In these conditions, a peculiar exam finding may be made.  Tapping the muscle with a reflex hammer can cause a ridge of muscle contraction, referred to as myoedema.  In some cases, thickening of the muscles occurs due to fluid retention or the deposition of connective tissue.

Treatment of hypothyroidism with thyroid supplements is normally helpful for thyroid-related muscle diseases.

Other illnesses that may affect the muscles include:

Adrenal gland, pituitary gland, parathyroid gland problems, exposure to toxins or certain medicines, and diseases of nutrition or metabolism

Meniscus injury

The meniscus is a piece of cartilage in the knee.  It looks like a contact lens holder, a pair of cups facing up at the top of the lower leg, where the bony prominences  of the upper leg bone (femur) slide back and forth.  The meniscus can be injured when the knee is twisted or bent, in particular when the knee is flexed.  Injuries to the meniscus are common in people who play sports such as soccer, basketball and football, but they can occur in anyone who twists their knee.

When the meniscus is injured, there is often swelling, pain, and decreased range of motion.

Treatment of the injured meniscus is best with the following:

Avoid positions and activities that irritate the knee, such as kneeling, squatting, twisting, or taking steps.

Elevation of the leg

Ice packs to the knee to reduce swelling and soreness

Using crutches if the pain is severe

Using a brace if the knee is unstable

As the pain improves, straight leg raising without resistance is recommended, as well as working with a physical therapist.

MRI studies and possibly a referral to orthopedic surgery are recommended when the above treatments are not helpful, or when the range of motion of the knee does not recover.

Sometimes a meniscus injury occurs with minimal trauma.  This tends to happen in people who are older.  Normally physical therapy is sufficient for improving this condition, and surgery is not needed.

Tinnitus

Tinnitus is an abnormal sound that we hear.  Tinnitus is caused by a disruption of the sound sense, anywhere from the brain to the cochlea.   It may be a hum, ring, roar, whoosh, click or other sound.  Normally tinnitus can be heard only by the person who has this condition.  There are many possible causes of tinnitus.

A spasm of a muscle in the inner ear

An injury to the cochlea, the organ that conducts hearing

The sound of blood passing through a nearby blood vessel, especially a deformed blood vessel

Increases in the pressure inside the head

Clicking noises can arise from the muscles of the palate

Ocean-like noises can arise from the eustachian tube

Medicine side effects – some medicines are toxic to the inner ear

Small tumors of the acoustic nerve

Certain infections

50 million people in the US have chronic tinnitus, which is a sound symptom lasting longer than 5 months.  People with tinnitus may experience symptoms of anxiety or depression.  Trouble sleeping is often associated with tinnitus.

Testing that is important for evaluating the causes of tinnitus.

Hearing tests

MRI or CT studies to look at the blood vessels

Exam by an ENT specialist

Splinting for Carpal Tunnel Syndrome

Splinting for carpal tunnel syndrome is often effective for mild cases.  Splinting regimens for 24 / 7 or just while sleeping have both been shown to be helpful.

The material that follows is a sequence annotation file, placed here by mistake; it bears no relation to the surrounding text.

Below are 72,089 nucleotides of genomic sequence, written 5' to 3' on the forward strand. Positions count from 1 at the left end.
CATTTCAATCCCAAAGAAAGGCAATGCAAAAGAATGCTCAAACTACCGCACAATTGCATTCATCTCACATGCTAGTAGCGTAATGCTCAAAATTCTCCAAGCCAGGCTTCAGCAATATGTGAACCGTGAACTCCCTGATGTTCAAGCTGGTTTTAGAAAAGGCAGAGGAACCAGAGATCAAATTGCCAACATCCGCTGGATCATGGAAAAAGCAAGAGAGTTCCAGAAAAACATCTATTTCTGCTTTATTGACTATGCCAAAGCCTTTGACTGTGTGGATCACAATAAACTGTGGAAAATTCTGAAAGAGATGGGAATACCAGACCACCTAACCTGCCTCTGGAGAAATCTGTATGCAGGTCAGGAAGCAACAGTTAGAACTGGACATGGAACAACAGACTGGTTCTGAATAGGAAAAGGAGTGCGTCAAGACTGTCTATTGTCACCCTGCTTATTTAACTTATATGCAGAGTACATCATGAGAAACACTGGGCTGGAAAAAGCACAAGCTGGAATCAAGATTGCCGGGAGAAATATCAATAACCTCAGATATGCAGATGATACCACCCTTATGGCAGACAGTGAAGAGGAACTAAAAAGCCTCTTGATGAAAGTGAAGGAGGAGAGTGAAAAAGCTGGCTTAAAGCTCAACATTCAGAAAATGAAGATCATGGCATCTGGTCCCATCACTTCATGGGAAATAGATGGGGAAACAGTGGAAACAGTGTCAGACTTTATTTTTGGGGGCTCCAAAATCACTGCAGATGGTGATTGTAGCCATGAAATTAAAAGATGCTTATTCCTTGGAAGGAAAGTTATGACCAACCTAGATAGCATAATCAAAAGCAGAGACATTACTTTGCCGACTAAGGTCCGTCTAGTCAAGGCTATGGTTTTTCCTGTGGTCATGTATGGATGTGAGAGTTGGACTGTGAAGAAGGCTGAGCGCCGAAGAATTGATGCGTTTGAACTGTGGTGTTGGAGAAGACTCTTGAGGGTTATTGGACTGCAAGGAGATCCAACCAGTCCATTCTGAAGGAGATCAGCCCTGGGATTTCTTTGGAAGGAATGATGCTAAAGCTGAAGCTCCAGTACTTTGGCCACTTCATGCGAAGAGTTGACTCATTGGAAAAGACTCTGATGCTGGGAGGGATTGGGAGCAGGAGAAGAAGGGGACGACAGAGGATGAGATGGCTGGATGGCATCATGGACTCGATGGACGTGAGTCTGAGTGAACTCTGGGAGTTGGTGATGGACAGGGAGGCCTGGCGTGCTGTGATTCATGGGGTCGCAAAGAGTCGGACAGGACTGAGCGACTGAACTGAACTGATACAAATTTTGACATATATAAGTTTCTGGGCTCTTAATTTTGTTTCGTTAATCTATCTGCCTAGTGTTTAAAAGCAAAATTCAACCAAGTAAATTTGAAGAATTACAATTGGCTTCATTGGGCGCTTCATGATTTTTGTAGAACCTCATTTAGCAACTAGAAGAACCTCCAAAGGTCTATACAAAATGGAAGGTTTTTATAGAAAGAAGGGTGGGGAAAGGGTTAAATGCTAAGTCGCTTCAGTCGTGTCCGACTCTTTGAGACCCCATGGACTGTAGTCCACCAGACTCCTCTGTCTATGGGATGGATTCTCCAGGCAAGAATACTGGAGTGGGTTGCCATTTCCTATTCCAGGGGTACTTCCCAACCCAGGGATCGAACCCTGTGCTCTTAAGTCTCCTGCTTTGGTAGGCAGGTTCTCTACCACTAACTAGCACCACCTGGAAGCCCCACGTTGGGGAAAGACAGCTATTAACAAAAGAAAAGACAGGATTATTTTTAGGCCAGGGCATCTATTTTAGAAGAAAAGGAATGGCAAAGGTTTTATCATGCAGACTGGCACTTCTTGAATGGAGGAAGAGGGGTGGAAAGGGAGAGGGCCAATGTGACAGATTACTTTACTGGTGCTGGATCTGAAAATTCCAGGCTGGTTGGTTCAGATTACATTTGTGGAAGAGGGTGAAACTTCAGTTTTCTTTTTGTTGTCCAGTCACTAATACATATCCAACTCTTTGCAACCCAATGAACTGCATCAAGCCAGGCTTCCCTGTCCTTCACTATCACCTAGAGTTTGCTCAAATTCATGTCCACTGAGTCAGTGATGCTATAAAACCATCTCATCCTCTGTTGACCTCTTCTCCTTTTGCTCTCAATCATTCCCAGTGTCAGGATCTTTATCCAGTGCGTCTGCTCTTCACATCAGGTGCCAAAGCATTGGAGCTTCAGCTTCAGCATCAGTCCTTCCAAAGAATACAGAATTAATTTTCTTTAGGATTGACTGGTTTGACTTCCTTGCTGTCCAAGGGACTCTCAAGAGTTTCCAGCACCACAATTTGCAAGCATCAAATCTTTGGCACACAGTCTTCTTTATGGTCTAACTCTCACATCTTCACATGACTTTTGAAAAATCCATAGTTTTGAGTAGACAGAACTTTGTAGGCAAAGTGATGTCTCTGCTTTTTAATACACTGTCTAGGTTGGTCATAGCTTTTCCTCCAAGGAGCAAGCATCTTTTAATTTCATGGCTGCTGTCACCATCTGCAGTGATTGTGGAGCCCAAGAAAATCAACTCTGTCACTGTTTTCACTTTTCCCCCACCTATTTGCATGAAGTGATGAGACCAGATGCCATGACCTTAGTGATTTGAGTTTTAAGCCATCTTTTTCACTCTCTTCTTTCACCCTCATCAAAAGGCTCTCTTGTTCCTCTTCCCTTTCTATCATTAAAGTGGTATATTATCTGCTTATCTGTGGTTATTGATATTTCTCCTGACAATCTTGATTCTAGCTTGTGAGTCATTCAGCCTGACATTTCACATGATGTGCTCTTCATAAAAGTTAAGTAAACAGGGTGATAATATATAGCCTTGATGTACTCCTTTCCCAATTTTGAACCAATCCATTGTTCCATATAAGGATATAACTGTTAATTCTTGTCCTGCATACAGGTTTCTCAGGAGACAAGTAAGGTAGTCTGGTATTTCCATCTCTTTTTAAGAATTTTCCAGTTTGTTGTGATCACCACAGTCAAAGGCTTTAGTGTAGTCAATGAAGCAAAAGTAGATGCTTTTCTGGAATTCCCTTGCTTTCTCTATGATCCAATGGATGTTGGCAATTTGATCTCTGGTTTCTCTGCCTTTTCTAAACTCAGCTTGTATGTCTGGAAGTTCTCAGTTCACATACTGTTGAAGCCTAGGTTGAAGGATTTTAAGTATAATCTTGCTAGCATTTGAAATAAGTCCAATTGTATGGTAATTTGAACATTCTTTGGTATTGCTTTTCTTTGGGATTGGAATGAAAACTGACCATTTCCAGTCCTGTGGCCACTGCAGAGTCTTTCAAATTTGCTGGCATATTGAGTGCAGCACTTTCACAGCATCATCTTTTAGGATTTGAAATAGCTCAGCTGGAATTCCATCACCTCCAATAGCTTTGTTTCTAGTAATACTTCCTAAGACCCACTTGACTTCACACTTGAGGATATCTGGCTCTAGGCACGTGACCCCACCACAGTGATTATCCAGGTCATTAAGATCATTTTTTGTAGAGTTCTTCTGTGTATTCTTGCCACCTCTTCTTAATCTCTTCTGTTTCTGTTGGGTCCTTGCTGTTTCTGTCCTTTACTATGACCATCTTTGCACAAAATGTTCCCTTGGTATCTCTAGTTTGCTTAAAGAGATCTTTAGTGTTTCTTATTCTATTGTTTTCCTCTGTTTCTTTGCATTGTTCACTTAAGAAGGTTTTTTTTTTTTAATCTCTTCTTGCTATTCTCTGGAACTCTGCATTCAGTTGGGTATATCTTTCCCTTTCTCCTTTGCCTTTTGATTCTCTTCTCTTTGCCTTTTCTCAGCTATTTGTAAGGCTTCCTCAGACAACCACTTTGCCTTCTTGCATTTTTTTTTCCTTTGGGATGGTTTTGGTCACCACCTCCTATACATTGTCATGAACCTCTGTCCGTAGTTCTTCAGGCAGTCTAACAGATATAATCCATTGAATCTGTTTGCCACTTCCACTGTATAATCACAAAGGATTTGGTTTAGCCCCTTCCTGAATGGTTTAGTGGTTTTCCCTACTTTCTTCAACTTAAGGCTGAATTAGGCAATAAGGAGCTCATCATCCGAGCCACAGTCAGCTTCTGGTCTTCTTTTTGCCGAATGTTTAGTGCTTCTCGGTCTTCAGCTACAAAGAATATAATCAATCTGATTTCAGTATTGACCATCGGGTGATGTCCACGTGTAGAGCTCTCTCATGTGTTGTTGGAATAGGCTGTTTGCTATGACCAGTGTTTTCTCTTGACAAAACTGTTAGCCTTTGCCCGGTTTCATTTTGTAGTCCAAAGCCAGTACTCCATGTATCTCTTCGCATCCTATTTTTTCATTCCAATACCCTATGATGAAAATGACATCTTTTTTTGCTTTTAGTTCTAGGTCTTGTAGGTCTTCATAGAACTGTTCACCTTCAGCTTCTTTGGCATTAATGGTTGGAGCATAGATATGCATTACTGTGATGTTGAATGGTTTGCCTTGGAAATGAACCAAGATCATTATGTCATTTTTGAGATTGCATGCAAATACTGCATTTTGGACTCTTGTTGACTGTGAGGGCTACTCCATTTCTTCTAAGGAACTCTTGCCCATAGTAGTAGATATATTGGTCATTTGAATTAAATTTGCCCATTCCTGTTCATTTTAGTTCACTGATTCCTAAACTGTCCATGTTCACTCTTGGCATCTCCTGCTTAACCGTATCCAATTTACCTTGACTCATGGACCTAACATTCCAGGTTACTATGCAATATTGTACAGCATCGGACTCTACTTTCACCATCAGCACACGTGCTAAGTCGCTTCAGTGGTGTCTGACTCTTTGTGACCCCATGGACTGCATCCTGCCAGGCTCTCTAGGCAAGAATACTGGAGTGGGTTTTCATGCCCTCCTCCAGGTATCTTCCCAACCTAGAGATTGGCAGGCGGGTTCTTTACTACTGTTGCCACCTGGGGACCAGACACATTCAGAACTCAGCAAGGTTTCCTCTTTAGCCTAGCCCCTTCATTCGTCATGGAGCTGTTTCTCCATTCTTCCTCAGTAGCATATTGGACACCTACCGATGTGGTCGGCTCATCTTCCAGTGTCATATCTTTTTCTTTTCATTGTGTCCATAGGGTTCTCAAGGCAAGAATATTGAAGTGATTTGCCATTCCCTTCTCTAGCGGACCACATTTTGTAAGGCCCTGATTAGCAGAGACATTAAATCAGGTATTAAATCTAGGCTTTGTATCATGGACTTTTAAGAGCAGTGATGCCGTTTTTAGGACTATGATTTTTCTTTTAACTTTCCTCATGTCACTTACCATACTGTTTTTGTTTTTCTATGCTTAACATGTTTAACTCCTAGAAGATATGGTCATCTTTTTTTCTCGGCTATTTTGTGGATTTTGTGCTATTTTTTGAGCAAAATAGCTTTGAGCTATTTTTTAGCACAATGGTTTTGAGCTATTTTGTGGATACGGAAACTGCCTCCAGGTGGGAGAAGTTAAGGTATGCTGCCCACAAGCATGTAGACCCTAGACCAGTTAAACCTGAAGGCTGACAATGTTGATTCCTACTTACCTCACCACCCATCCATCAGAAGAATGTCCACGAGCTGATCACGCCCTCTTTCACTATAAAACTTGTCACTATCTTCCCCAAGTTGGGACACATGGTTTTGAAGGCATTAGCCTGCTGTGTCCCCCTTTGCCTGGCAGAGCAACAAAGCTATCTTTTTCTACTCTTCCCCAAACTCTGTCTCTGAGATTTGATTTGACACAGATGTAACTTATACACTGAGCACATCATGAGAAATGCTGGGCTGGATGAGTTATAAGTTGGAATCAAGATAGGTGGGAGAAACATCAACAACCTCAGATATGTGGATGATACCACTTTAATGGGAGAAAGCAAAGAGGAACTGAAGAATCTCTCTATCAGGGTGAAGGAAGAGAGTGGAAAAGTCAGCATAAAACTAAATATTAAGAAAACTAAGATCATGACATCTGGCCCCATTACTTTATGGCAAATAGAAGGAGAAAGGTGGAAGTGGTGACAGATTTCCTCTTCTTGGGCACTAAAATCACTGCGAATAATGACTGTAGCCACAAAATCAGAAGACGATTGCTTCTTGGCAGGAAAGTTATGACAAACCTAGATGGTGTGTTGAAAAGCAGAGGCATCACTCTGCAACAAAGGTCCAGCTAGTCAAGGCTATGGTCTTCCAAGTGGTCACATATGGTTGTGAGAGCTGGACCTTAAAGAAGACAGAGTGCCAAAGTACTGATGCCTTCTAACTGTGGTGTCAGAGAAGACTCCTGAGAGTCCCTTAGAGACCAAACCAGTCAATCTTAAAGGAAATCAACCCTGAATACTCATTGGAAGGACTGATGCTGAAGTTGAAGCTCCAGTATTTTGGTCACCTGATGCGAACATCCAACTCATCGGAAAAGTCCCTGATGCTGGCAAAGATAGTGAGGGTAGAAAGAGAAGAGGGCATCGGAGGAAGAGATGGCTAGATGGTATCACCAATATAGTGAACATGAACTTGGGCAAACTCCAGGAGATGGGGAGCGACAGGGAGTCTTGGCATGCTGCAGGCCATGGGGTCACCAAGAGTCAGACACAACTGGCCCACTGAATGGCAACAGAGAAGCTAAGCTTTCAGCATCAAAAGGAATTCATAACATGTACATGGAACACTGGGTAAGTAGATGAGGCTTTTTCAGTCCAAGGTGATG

There are several forms of carpal tunnel wrist splints available, from simple generic versions to custom fitted models.  Make sure the one you use is comfortable.

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iphone ppictures July 19 068

PFO and Stroke

PFO and stroke

PFO is a patent foramen ovale, a small hole connecting the atria chambers of the heart.  A PFO is found in about 25% of people.

Many cases of stroke are not explained, and are therefore labeled as cryptogenic stroke.  This means they are not found to be associated with narrowing of the cerebral arteries, abnormal heart rhythm, high cholesterol, smoking or high blood pressure.

It has been attractive to consider whether having a PFO increases the risk of stroke.  Perhaps a blood clot forms in a low flow vein, after a long plane trip.  It finds its way back to heart, with the other venous blood, then crosses the PFO, into the arterial system, and makes its way directly to the brain?  This mechanism of stroke is often speculated, but rarely proven.

Following most cases of stroke, patients are treated with antiplatelet medicines aspirin or Plavix to prevent a future stroke.  Studies have shown that patients treated with anticoagulation medicine or surgical PFO closure have not had better stroke prevention than patients treated with aspirin.  Although other studies are in progress, the results we have to date support the idea that most PFOs are not relevant to stroke risk.

 

References

Carroll JD et al.  RESPECT Investigators. Closure of patent foramen ovale versus medical therapy after cryptogenic stroke. N Engl J Med 2013;368:1092–1100.

Furlan AJ et al. CLOSURE I Investigators. Closure or medical therapy for cryptogenic stroke with patent foramen ovale. N Engl J Med 2012;366:991–999.

Homma S et al. ; PFO in Cryptogenic Stroke Study (PICSS) Investigators.Effect of medical treatment in stroke patients with patent foramen ovale: Patent Foramen Ovale in Cryptogenic Stroke Study.Circulation 2002;105:2625–2631.

Meier B et al.  PC Trial Investigators. Percutaneous closure of patent foramen ovale in cryptogenic embolism. N Engl J Med 2013;368:1083–1091

Shariat A et al. . Comparison of medical treatments in cryptogenic stroke patients with patent foramen ovale: a randomized clinical trial. J Res Med Sci 2013;18:94–98